Leadership Blaming Working From Home For Its Own Data Privacy Failures

Get ready for executives to blame the next big cyberattack on all you pesky kids working from home.

Businessman working from home do to pandemic outbreakFrom the earliest days of the pandemic, a certain class of business leaders have ripped the concept of remote work. Goldman Sachs CEO David Solomon is an outspoken critic of working from home even though Goldman Sachs research data proved working from home increased productivity. He’s not alone. A number of prominent executives bemoan the hybrid work model even as multiple studies confirm its work and the financial returns their own companies reaped from that era should remove all doubt. Other than businesses that care a lot more about commercial real estate holdings than productivity, working from home — at least some of the week — is a sound business strategy.

Law firms aren’t immune to the warrantless obsession with offices. Some firms are descending into paranoia and retaliating through bonuses. Hybrid work models carry risk, especially when it comes to training because the employees most capable of working from home are also the most valuable employees for delivering in-person training to the next generation. But the fear of a complete training collapse seems overblown at this juncture.

Alas, this makes working from home the perfect excuse! If your boss cannot be shaken from the belief that working from home hurts the bottom line despite mountains of empirical data, then there’s no limit to the failures you can pin on working from home. The boss will buy it!

FTI Consulting just released The Most Valuable, Vulnerable Commodity, a report exploring data and cybersecurity concerns across major businesses. The report is based on a survey of senior-level executives and supplemental one-on-one interviews between analyst Brad Blickstein and senior leaders. As a reflection of perception, the report is a critical guide to the pain points business leaders want addressed and the marketing opportunities available to vendors — including law firms — over the short-term.

But it also, by its nature, carries any false assumptions and biases taking root in corporate groupthink about data. Unsurprisingly, the folks responsible for protecting data are already laying the groundwork to pin any future blame on those pesky kids working from home:

Remote and hybrid work have made data privacy and security more challenging. Nearly half (41%) of respondents stated that data is being shared on devices and through systems that are not sanctioned or covered within the organization’s data privacy policies. Over one-third (38%) stated that remote and hybrid work have made it more difficult for the organization to monitor compliance with or enforce data privacy policies. And even more stated that remote work has increased their potential breach/attack surface.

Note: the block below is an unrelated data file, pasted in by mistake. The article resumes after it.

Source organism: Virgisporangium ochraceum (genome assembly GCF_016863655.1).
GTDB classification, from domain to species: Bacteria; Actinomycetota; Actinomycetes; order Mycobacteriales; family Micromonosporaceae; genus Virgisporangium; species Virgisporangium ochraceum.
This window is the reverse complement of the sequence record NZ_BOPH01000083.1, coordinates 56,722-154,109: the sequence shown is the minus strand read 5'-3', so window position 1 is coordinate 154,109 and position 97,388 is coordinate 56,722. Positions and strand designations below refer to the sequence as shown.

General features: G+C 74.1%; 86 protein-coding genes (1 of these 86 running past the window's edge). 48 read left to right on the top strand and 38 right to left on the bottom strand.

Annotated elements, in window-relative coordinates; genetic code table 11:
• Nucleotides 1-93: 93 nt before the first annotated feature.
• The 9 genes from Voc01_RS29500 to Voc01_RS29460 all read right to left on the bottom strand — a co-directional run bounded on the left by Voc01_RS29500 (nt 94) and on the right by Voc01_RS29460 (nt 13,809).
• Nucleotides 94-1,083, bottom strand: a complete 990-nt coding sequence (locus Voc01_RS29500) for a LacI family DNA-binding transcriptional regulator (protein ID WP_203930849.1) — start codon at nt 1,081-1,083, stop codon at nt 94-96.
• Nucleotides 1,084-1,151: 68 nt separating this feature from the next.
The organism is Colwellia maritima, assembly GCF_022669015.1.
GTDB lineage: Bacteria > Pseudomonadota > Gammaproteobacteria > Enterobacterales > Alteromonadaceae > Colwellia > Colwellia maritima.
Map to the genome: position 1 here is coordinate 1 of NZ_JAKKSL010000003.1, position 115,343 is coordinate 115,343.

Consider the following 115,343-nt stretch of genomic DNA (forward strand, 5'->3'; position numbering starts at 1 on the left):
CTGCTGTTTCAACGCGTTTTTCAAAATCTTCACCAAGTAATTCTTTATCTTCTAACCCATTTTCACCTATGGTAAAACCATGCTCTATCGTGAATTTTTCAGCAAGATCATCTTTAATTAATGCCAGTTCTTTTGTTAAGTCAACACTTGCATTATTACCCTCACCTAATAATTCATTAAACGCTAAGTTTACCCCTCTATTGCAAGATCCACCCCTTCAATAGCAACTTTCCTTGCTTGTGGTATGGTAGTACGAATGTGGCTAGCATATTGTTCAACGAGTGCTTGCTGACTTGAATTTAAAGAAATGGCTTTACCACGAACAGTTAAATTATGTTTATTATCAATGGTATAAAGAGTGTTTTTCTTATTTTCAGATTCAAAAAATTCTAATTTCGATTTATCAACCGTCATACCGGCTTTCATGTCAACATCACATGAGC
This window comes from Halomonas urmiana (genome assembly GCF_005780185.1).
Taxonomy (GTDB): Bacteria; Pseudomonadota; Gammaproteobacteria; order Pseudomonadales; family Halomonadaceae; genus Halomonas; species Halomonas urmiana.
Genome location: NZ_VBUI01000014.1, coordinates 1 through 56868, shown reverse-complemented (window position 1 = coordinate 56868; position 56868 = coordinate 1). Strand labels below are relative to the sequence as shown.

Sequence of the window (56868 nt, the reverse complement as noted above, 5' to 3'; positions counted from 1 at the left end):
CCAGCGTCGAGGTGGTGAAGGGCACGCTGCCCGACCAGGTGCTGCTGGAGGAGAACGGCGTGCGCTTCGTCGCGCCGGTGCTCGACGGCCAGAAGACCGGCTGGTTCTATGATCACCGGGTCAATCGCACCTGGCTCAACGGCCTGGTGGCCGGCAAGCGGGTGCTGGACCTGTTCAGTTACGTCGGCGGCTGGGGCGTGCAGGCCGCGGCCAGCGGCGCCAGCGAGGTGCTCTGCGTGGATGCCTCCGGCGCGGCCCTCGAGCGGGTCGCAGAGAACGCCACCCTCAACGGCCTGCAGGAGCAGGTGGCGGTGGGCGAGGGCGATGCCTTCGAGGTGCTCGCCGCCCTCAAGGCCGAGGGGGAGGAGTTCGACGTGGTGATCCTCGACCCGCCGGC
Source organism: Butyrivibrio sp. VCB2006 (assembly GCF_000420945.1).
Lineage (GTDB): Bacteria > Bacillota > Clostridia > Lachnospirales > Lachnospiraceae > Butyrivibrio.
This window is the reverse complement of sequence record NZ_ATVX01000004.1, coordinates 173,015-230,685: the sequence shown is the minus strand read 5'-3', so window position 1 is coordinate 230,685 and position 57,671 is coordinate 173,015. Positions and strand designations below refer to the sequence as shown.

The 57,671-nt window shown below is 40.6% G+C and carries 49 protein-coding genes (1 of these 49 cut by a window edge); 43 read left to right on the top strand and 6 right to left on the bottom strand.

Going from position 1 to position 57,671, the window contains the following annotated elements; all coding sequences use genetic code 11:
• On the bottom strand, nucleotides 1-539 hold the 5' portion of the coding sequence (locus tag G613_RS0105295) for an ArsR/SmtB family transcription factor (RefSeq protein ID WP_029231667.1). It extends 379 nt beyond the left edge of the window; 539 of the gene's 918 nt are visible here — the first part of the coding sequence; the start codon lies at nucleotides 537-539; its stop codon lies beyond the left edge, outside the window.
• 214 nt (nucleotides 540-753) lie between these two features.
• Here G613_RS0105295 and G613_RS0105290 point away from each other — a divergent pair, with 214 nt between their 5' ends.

These people realize that there are multiple proven solutions on the market to keep offsite work in a secure environment, right? Remote desktops are not even particularly new technology.


In fairness, the 41 percent who said data is being shared on unapproved devices didn’t specifically tie that to working from home. But the 38 percent claiming that remote work has complicated monitoring data makes you wonder how the hell they’re storing the data in the first place.

But the line “even more stated that remote work has increased their potential breach/attack surface” goes in the pantheon of corporate buck passing. The 45 percent of respondents with this answer aren’t saying that working from home has caused a breach or attack, but that it has increased the potential in a wholly unspecified manner. A convenient excuse in an atmosphere of increasing risk! With the risk increasing for any number of reasons, why not preemptively blame everyone else if something goes wrong?

Screenshot 2023-02-16 at 10.27.25 AM

This answer is especially disingenuous in the legal space. Lawyers have worked from the home or on the road for years. When lawyers used to pile into the office for 12 hours a day, it’s not like they stopped working when they went home. This industry has not offered attorneys a cleanly demarcated “clock out” in decades. Increasing the hours that lawyers work remotely has not introduced any new risk that hasn’t been there when lawyers logged on from their kids’ soccer games on Saturday mornings in 2004. If a firm hadn’t allocated resources to protect data from the risks of remote work already, then it has bigger problems.

The Most Valuable, Vulnerable Commodity [FTI Consulting]


HeadshotJoe Patrice is a senior editor at Above the Law and co-host of Thinking Like A Lawyer. Feel free to email any tips, questions, or comments. Follow him on Twitter if you’re interested in law, politics, and a healthy dose of college sports news. Joe also serves as a Managing Director at RPN Executive Search.

CRM Banner